Lather hog

What kind of shaving brush do you use? Tell us all about it!
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brothers
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Joined: Sun Sep 14, 2008 7:18 am
Location: Oklahoma City USA

Lather hog

Post by brothers » Thu Feb 01, 2018 1:10 pm

Badger brushes. Too bad. This morning I brought out one of my favorite brushes, the Erskine that I had refitted with a large silvertip badger knot a few years back. The cream was XPEC. I always build my lather on my face, my chosen favorite method after several years of building the lather (soap or cream) in a separate lather bowl or scuttle. The beautiful silvertip packed full with lather forced me to squeeze the badger hair in order to get the lather out so I could apply it to my face before shaving. That was annoying. Tomorrow morning I'll go with the Monster synthetic brush from RazoRock. The results will be of interest.
Gary

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Nitrox
AC/DC
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Re: Lather hog

Post by Nitrox » Thu Feb 01, 2018 3:16 pm

Gary, since I started collecting synthetic brushes, I haven't looked back at my badgers.
I find synthetics to be more softer on the face as well as maintaining very good backbone.
They also don't 'hog' the lather like badgers do.
Bruno

"Shhhhhaving cream, be nice and clean
shave every day and you'll always look keen."

brothers
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Location: Oklahoma City USA

Re: Lather hog

Post by brothers » Fri Feb 02, 2018 8:32 am

The Monster synthetic is not a lather hog! Just as I had hoped. The brush took the XPEC and turned it into a plentiful and quite good lather.
Gary

Whistler
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Re: Lather hog

Post by Whistler » Sun Feb 04, 2018 5:25 am

All of my brushes are badger and have never run into a lather hog. I will say, the synthetics have peaked my interest though.
Regards,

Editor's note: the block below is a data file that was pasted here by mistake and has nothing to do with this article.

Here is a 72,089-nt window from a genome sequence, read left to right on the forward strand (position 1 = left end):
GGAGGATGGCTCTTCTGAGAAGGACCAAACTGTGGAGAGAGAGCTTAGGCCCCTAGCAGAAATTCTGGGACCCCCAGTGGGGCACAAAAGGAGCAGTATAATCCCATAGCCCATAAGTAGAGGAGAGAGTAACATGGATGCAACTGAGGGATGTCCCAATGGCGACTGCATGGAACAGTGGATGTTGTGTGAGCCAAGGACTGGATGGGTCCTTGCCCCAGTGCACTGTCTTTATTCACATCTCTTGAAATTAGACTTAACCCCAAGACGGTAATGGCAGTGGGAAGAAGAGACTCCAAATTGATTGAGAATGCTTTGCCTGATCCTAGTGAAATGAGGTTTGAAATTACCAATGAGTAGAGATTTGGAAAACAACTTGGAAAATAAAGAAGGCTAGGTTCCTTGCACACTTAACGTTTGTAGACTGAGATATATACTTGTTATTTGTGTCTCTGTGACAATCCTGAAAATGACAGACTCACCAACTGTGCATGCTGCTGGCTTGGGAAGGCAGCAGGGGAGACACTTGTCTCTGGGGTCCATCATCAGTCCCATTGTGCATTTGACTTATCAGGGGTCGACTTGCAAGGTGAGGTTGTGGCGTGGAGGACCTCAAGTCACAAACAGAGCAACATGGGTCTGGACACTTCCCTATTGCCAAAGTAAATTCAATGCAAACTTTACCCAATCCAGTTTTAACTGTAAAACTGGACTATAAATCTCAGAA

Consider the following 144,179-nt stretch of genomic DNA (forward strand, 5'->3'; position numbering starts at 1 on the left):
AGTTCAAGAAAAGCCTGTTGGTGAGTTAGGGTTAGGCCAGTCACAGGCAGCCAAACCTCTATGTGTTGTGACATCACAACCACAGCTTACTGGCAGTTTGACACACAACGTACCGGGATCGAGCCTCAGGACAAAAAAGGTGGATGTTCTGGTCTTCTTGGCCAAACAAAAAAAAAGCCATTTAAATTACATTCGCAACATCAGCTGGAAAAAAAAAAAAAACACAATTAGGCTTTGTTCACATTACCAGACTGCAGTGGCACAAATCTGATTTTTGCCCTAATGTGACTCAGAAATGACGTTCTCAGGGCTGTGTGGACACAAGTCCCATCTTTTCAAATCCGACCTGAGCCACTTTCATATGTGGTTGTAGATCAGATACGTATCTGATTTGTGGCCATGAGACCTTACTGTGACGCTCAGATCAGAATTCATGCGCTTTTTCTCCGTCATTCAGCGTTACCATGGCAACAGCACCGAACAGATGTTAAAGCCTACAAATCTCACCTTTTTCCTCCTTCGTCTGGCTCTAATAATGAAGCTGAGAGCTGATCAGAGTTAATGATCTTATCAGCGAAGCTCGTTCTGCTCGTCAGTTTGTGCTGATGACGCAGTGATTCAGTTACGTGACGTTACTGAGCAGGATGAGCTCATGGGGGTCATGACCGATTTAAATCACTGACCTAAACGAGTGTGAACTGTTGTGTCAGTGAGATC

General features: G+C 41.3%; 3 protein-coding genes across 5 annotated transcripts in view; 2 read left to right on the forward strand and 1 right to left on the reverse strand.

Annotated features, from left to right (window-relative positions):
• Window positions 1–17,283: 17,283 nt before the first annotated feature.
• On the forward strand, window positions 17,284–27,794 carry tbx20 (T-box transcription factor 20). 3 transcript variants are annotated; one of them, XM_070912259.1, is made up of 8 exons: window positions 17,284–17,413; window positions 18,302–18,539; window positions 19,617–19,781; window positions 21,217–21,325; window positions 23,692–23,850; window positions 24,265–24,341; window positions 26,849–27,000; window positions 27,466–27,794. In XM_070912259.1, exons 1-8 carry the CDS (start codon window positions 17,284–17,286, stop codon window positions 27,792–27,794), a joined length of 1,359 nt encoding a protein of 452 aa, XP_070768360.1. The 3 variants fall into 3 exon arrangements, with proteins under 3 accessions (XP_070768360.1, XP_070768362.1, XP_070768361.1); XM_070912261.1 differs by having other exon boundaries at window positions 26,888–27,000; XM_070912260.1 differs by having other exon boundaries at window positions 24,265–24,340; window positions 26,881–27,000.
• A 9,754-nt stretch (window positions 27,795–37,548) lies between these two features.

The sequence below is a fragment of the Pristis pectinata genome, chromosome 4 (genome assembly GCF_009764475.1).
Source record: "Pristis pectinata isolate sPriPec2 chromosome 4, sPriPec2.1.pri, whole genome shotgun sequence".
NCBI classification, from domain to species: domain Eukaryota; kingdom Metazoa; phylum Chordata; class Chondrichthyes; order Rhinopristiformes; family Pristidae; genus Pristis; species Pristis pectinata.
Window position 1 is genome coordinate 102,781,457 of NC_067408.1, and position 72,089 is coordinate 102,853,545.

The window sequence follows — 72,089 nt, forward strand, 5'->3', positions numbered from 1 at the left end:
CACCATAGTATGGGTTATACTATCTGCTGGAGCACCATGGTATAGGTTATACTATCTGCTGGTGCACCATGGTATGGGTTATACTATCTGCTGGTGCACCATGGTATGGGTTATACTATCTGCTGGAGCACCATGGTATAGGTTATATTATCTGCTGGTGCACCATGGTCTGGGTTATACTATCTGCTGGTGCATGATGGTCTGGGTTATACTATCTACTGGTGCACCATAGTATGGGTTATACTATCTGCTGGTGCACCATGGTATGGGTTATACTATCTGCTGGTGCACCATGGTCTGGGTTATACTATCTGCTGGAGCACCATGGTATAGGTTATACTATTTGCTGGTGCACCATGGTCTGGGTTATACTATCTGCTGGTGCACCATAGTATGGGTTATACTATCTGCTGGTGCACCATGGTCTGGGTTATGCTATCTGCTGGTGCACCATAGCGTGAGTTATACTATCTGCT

Marty
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"Be still! Me mind is a raging torrent flooded with rivulets of thought cascading in a waterfall of creative alternatives."

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aih
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Location: Florida Panhandle

Re: Lather hog

Post by aih » Sun Feb 04, 2018 1:15 pm

Interesting. I've never had to squeeze to get lather out of the brush. I would agree badger brushes build and hold a lot of lather; just I don't have trouble getting that lather on my face.

With two synthetic brushes I have I do have to drizzle water on the brush for the second pass because the lather is drying out. I'm not generalizing because so far my experience here is with just the two brushes and I'm sure synthetic fiber is improving all the time. But I definitely don't have this issue with any of my badger brushes.

Anyway, I'm all for syntethic brushes. Not knocking them.
- Ira

brothers
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Location: Oklahoma City USA

Re: Lather hog

Post by brothers » Sun Feb 04, 2018 2:11 pm

In fairness I have to say I have a couple of badgers with shorter loft (in the 55mm range) that seem to give up the lather easily. The larger and maybe more densely packed badgers ( >59 mm ) seem to be more inclined to just sit there all bloated and fat and keeping their lovely lather all to themselves.
Gary

CMur12
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Re: Lather hog

Post by CMur12 » Sun Feb 04, 2018 4:48 pm

My badger brushes do seem to withhold a bit more of the lather, but that really hasn't been an issue for me. I load the brush until it is full, at which point there is no difficulty accessing the lather. After the shave, I squeeze the remaining lather out of the brush back onto the cake of soap, and I have found that ALL of my brushes - badger, boar, and synthetic - yield a goodly amount of lather at the end.

(Note that my badger and boar brushes are all on the smaller side, having a 22mm knot, or thereabouts, and moderate density, so they wouldn't hog lather as much as larger, denser knots.)

- Murray
Give me Soap or give me death!

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